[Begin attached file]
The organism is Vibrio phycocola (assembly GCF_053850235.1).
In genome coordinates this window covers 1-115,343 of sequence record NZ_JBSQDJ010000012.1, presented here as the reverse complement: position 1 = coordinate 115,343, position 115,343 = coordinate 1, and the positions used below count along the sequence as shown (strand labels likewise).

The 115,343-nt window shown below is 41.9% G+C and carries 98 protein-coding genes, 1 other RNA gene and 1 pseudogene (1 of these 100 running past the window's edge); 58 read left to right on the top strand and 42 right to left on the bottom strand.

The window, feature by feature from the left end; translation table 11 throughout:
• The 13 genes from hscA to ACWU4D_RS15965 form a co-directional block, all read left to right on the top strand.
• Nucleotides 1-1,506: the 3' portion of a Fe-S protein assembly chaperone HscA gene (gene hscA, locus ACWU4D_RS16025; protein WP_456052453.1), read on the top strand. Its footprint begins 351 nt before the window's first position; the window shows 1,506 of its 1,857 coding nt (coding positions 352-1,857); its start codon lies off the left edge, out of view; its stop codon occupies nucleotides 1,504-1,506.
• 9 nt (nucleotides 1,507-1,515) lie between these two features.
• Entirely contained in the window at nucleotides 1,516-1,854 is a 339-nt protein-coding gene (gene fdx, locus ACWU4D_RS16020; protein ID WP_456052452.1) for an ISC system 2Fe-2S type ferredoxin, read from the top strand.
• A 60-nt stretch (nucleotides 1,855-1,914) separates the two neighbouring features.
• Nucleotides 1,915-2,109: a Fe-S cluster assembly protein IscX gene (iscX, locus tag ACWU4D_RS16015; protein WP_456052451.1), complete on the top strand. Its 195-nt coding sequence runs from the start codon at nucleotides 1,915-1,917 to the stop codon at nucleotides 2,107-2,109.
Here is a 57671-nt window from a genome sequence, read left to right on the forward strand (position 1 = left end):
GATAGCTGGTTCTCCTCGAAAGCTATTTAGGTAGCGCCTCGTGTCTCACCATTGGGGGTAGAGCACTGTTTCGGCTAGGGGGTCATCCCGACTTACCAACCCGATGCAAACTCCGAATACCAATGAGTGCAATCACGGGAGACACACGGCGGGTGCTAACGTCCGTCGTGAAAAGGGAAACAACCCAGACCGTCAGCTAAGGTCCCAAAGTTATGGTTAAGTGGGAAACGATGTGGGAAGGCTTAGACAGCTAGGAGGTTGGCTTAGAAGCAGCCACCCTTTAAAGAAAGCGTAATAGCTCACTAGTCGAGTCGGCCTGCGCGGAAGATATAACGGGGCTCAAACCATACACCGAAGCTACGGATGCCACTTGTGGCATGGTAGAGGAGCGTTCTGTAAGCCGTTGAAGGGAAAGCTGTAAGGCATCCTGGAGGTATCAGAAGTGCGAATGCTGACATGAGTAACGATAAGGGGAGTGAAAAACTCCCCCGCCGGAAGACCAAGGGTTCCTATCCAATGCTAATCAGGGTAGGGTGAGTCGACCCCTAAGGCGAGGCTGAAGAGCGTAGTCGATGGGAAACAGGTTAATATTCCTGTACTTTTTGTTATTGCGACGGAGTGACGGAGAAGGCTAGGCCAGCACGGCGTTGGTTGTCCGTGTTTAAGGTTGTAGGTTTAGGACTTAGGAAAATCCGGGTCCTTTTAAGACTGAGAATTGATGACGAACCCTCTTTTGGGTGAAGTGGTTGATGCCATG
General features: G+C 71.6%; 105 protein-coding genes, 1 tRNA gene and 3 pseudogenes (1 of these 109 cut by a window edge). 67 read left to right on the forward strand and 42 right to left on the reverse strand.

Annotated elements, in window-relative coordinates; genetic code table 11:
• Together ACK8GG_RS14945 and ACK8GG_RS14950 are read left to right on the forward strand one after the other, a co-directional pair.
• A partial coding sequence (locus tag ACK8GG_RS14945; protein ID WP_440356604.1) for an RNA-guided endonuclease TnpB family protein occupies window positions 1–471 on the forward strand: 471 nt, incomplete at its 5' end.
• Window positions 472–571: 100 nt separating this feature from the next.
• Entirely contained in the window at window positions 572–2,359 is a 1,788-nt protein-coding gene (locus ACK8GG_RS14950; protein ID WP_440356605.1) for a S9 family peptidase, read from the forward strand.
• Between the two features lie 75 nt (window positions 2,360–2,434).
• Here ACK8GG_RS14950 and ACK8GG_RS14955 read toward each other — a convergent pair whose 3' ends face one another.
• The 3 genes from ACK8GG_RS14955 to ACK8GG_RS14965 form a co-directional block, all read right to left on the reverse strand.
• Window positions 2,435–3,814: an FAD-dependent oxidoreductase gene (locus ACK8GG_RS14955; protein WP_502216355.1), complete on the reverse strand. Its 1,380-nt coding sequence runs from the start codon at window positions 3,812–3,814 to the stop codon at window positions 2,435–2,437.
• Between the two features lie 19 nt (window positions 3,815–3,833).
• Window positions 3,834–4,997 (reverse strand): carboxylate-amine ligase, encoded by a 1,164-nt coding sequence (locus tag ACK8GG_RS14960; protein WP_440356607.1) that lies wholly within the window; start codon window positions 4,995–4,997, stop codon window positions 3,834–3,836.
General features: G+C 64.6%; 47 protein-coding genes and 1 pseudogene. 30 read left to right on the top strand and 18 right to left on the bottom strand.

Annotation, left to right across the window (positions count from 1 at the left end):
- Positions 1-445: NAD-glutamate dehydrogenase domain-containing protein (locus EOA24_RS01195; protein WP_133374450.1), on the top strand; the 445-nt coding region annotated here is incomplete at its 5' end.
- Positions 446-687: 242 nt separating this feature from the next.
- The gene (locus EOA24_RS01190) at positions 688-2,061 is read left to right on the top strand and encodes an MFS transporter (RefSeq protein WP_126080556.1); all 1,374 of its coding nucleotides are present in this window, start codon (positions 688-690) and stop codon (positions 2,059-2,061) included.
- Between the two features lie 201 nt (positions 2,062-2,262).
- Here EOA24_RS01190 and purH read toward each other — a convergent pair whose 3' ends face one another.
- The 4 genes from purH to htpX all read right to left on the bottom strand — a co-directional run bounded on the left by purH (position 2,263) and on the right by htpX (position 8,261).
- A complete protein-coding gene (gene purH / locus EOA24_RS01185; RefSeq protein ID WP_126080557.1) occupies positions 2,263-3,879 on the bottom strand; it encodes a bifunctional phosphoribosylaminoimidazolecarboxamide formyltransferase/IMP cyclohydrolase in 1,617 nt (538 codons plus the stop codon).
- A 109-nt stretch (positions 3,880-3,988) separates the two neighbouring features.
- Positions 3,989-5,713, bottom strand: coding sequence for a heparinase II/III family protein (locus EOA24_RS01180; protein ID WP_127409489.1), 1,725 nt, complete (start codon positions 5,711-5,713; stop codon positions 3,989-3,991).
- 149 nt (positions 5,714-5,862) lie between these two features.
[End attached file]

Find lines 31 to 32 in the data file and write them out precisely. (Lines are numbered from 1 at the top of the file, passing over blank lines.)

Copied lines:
- Here EOA24_RS01190 and purH read toward each other — a convergent pair whose 3' ends face one another.
- The 4 genes from purH to htpX all read right to left on the bottom strand — a co-directional run bounded on the left by purH (position 2,263) and on the right by htpX (position 8,261).